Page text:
For over 100 years, Pepsi-Cola has produced some of the finest soft drink ads available anywhere in the world. From today's
"Joy of Pepsi," as sung by Britney Spears, to yesterday's "Nickel, Nickel" (1939), their ads are as memorable as the
products they produce. Check out the highlights of my favorite ads from the last 20 years.
2004: Pepsi unveils five new TV commercials for Pepsi and Sierra Mist on Super Bowl XXXVIII, making this
the 19th straight year that Pepsi has advertised in the big game.
• On Super Bowl Sunday, Apple and Pepsi officially
launch a historic promotion to legally give away millions of free songs to Mac and Windows PC users from Apple's iTunes Music
• On the Academy Awards telecast, Diet Pepsi stole the spotlight as the country’s fastest-growing major
soft drink bowed a new advertising campaign with the tagline, “Diet Pepsi. It’s the Diet Cola. The zero-calorie
cola brand illustrates how it is the best option to go with food and social occasions, much like its sister brand, Pepsi-Cola.
2003: Pepsi-Cola unveils a new advertising campaign, "Pepsi. It's the Cola," which is the brand's first
major campaign shift since 1999. The new campaign highlights the popular soft drink that goes with everything from food to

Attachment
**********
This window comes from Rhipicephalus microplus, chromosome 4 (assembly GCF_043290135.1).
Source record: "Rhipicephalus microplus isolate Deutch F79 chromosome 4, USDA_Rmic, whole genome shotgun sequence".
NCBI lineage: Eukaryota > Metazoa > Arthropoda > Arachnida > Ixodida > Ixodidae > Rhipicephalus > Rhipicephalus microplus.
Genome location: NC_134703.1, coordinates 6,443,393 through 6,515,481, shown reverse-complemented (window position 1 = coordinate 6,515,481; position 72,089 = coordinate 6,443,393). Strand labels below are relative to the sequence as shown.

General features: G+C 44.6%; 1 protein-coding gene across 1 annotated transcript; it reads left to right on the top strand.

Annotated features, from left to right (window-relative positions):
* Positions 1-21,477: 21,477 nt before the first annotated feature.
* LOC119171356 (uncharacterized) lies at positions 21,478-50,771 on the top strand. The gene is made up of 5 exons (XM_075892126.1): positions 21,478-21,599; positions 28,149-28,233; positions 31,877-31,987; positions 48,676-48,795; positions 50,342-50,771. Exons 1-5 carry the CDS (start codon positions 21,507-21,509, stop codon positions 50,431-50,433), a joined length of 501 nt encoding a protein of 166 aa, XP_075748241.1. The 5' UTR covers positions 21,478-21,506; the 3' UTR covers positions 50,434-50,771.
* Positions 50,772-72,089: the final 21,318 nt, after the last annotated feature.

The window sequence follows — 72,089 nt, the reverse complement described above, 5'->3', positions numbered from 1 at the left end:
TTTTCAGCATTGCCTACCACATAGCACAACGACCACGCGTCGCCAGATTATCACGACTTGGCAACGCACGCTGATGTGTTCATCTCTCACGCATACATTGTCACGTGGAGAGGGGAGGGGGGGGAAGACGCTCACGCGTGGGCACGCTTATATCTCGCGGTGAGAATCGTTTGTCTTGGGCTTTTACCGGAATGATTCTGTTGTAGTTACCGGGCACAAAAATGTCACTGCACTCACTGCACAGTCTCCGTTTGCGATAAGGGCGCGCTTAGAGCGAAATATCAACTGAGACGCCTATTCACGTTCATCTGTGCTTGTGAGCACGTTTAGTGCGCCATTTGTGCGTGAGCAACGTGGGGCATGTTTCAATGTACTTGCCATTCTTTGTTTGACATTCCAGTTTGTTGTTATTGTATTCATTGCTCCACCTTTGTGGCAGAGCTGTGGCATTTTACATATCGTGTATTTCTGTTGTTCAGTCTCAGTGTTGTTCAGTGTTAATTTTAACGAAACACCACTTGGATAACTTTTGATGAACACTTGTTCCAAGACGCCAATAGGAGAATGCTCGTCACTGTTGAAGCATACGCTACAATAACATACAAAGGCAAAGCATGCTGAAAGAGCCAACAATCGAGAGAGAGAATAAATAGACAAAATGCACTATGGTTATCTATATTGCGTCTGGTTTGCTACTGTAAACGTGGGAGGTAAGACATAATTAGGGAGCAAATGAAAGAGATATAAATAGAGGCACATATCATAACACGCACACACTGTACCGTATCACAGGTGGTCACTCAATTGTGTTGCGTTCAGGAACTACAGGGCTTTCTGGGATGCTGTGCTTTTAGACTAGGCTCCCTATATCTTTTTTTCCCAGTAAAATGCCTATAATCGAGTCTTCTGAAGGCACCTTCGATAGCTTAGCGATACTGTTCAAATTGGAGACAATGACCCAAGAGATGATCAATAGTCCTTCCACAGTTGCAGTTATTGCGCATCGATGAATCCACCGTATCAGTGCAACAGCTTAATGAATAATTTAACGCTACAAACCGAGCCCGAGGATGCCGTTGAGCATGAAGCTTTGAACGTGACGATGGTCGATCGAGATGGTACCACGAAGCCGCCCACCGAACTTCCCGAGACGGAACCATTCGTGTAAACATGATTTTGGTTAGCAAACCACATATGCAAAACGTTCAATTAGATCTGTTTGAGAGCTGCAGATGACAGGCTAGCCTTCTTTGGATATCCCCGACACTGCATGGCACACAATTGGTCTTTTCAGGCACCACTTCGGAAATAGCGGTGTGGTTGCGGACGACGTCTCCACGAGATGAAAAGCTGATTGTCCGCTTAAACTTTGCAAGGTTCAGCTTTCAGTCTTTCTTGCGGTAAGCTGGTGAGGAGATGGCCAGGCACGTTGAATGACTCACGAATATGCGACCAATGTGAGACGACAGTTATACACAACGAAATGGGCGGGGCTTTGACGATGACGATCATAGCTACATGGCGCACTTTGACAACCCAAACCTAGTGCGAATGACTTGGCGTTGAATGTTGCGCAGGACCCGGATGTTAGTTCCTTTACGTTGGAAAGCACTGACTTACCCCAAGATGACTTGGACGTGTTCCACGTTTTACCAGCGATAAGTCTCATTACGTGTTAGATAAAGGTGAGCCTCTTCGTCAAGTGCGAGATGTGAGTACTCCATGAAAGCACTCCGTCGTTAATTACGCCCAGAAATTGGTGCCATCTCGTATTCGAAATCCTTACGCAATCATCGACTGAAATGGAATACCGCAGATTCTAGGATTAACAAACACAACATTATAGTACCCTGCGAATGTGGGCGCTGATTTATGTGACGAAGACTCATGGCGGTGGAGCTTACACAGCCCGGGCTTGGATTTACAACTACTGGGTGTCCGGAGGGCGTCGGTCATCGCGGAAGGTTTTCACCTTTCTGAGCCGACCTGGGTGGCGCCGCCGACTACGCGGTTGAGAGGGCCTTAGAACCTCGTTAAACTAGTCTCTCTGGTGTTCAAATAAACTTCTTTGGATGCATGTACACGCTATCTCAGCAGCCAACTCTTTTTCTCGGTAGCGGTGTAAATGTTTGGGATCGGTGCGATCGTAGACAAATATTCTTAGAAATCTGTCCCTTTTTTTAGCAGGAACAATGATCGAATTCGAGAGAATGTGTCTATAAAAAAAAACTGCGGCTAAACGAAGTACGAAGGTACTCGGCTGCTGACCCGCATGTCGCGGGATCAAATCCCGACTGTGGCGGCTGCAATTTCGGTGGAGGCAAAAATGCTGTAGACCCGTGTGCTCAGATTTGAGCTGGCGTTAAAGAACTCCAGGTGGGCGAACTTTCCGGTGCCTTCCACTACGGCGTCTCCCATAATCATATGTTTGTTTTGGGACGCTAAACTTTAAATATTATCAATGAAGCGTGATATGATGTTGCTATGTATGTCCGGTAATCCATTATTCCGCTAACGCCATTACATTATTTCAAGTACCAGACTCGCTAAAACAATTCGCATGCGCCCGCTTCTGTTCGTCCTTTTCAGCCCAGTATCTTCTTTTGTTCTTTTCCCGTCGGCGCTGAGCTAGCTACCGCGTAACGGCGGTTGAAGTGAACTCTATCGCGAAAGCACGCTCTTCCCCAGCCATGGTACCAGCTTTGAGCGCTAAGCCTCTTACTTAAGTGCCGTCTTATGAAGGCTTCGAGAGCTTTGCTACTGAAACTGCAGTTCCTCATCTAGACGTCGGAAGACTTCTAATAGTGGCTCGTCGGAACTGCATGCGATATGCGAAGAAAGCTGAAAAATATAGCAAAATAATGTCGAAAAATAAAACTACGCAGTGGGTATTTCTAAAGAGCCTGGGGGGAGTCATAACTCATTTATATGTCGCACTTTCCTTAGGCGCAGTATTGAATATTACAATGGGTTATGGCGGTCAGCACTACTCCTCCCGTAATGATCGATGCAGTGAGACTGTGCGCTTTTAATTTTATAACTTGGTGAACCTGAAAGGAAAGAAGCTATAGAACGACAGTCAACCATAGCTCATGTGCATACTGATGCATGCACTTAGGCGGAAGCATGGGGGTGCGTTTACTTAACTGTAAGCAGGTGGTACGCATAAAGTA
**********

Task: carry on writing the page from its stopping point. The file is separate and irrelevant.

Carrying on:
• Pepsi's last major campaign change was in 1999, when it debuted "The Joy of Cola," which became "The Joy of
Pepsi" in 2000.
• Pepsi updates its look with a bolder, more contemporary image that better captures the brand's
• Mountain Dew offers its third line extension with Mountain Dew LiveWire, combining the unique
citrus taste of Mountain Dew with a bold orange flavor. Available summer 2003.
• Pepsi's blockbuster summer promotion
"Pepsi Play for a Billion" gives 1,000 consumers the chance to play for $1 billion on a live television show on The WB. A
guaranteed $1 million prizewinner will be chosen and will then have a chance to win $1 billion without forfeiting the $1 million
2002: In March, supermodel Cindy Crawford helps introduce a new look for Diet Pepsi. The updated graphics
better represent the brand's light, crisp, refreshing qualities.
• Pepsi-Cola teams up with the National Football
League, becoming its Official Soft Drink Sponsor.
• Pepsi declares, "It's a blue thing," and unveils Pepsi Blue